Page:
Collaborative Facilitation Advanced Workshop Series - Advanced
Dates: Tuesdays - April 27- May 11, 2021
2 hours/session (virtual)
Limited to 24 participants. Your application will be reviewed and you will be notified about your participation. Preference will be given to participants who have previous learning or experience in meeting facilitation.
This course is designed for people who have already learned basic meeting facilitation. It is open to all UC ANR academic and staff employees, including statewide program volunteers.
Collaborations and group processes are complex, dynamic and unpredictable. Successful processes are based on shared understanding and learning, and work towards common goals. However, we know that this doesn't always happen. Then what?
Collaborative facilitation and group process tools support success, allowing everyone to feel heard and to contribute. Whether you have a lead facilitator role or are a group participant, join us in learning appropriate and applicable facilitation tools to use before, during and after your meetings.
This course will cover the following topics:
Session I - review and include building teams to “compete” for the correct responses to challenges with meetings.
Session II - prevention and intervention tools.
Session III - dealing with difficult people, including ourselves.
Session IV - tools to manage conflicts combining all the tools you have learned and experienced.
Course Link (LinkedIn Learning)
Learn the six habits of the most successful people in history. Hal Elrod describes how they changed his life—and how they can change yours, too—in this course adapted from the podcast How to Be Awesome at Your Job. Elrod is one of the highest rated keynote speakers in America, creator of one of the fastest growing and most engaged online communities in existence, and author of one of the bestselling books in the world, The Miracle Morning. For your free Linkedin Learning account, contact email@example.com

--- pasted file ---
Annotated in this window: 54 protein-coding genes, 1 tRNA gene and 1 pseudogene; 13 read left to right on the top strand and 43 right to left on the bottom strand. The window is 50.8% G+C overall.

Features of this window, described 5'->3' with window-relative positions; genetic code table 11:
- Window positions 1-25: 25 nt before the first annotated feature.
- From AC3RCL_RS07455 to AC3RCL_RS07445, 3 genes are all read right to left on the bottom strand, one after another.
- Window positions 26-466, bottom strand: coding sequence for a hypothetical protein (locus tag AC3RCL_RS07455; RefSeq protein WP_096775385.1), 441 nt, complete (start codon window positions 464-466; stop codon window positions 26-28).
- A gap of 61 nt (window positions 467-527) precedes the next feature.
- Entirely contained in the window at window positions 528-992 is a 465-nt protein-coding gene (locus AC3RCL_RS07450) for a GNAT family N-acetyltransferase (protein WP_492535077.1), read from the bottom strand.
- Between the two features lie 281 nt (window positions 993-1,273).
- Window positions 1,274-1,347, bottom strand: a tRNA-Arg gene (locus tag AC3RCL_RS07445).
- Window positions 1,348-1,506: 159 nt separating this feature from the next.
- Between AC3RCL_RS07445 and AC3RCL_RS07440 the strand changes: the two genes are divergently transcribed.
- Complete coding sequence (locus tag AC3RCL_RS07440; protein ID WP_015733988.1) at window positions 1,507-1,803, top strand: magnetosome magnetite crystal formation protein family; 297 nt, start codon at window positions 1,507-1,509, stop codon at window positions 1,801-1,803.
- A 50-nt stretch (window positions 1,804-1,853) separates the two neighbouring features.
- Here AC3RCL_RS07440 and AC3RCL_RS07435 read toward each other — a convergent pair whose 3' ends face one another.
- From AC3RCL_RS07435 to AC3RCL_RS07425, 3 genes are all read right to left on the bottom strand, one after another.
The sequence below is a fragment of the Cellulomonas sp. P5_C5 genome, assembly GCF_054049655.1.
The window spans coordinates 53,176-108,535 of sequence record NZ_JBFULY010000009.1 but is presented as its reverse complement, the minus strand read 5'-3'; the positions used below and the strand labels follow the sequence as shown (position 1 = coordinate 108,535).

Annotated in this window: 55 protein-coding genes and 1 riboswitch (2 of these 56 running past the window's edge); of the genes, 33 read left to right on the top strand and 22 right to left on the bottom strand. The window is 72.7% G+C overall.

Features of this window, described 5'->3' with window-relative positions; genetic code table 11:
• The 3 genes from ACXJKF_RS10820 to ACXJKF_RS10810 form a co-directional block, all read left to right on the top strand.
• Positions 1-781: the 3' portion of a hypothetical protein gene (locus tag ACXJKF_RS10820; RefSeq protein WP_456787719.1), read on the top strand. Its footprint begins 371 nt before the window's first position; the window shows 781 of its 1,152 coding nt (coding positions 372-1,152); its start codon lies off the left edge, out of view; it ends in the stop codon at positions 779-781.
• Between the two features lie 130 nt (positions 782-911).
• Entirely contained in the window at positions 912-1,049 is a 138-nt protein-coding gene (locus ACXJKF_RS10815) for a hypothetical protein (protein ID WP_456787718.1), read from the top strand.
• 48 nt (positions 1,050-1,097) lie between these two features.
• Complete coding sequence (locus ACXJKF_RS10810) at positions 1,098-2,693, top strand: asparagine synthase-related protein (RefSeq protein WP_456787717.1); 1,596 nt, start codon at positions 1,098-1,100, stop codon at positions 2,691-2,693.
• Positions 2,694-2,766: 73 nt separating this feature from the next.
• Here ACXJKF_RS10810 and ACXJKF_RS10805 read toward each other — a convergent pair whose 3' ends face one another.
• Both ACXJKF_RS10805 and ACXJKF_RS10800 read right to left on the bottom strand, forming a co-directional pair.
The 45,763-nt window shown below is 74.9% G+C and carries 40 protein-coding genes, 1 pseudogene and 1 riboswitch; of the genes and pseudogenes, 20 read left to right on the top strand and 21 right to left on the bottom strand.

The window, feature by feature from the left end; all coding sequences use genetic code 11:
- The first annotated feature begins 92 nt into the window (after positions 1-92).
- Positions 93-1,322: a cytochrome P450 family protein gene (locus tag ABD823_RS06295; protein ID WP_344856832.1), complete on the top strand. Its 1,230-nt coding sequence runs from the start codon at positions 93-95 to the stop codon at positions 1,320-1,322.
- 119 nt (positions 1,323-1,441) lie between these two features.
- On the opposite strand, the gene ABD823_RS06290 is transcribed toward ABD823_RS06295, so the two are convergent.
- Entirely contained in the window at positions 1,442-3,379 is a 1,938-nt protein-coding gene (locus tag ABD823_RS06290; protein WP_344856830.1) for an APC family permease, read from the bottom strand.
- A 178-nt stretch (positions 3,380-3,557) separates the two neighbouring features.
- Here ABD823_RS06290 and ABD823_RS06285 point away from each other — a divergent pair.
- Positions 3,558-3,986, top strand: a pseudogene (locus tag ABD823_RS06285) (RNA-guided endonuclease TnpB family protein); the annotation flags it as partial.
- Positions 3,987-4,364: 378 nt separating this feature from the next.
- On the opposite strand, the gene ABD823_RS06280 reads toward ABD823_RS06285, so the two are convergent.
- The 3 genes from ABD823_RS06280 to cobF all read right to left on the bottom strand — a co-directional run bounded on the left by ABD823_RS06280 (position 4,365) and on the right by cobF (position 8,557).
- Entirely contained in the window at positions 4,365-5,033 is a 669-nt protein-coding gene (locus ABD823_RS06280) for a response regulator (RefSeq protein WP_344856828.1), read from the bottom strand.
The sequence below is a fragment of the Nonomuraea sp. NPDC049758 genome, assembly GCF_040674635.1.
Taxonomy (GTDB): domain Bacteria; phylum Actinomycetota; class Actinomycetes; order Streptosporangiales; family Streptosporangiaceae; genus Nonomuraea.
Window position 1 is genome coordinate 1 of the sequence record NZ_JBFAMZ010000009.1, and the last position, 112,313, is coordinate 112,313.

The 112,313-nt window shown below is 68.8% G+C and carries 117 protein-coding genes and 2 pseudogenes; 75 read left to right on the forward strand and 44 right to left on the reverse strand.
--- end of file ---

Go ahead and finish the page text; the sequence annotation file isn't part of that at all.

Critical Thinking Course Link (LinkedIn Learning)
By focusing on root-cause issues critical thinking helps you avoid future problems that can result from your actions. In this course, leadership trainer and expert Mike Figliuolo outlines a series of techniques to help you develop your critical thinking skills. He reveals how to define the problem you're trying to solve and then provides a number of critical thinking tools such as blowing up the business, asking the 5 whys and the 7 so whats. Read more here.
Career Management Toolkit (UC Davis)
Whether you are on a specific career path or considering new options, perhaps the UC Davis Career Management Toolkit will inspire you to develop your talents and engage them. The best person to manage your career is you!
Learning about yourself and understanding your interests, personality, skills and values are fundamental to engaging your work in meaningful ways.
Effective strategies for career exploration can help you identify a satisfying career and accelerate … Read more here.
Everyone can learn something new